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Ventricular Fibrillation (VF) is a severely abnormal heart rhythm that is life threatening.


The heart pumps blood to the lungs, brain and other organs. An interrupted heartbeat, even for a few seconds, can lead to fainting or cardiac arrest.

Fibrillation is an uncontrolled twitching or quivering of muscle fibers. When it occurs in the lower chambers of the heart, it is called VF. During VF, blood is not pumped from the heart and sudden cardiac death can result.

The most common cause of VF is a heart attack. However, VF can occur whenever the heart muscle does not get enough oxygen for any reason. Conditions that can lead to VF include:

  • Electrocution accidents or injury to the heart
  • Heart attack or angina
  • Heart disease that is present at birth
  • Heart muscle disease in which the heart muscle becomes weakened and stretched or thickened
  • Heart surgery
  • Sudden cardiac death; most often occurs in athletes who have had a sudden blow to the area directly over the heart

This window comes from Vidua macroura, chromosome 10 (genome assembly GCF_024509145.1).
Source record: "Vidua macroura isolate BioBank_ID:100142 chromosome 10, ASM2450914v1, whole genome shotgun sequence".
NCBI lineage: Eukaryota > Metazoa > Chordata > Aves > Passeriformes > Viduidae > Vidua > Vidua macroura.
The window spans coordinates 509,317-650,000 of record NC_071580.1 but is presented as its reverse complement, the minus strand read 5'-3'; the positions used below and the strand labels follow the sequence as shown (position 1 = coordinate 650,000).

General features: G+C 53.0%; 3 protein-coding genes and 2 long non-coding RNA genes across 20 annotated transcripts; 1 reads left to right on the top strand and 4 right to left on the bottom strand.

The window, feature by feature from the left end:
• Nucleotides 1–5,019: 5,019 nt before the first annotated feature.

• Medicines
  • Very high or very low potassium levels in the blood

Most people with VF have no history of heart disease. However, they often have heart disease risk factors, such as smoking, high blood pressure and diabetes.


A person who has a VF episode can suddenly collapse or become unconscious. This happens because the brain and muscles are not receiving blood from the heart.

The following symptoms may occur within minutes to one hour before the collapse:

  • Chest pain
  • Dizziness
  • Nausea
  • Rapid or irregular heartbeat
  • Shortness of breath

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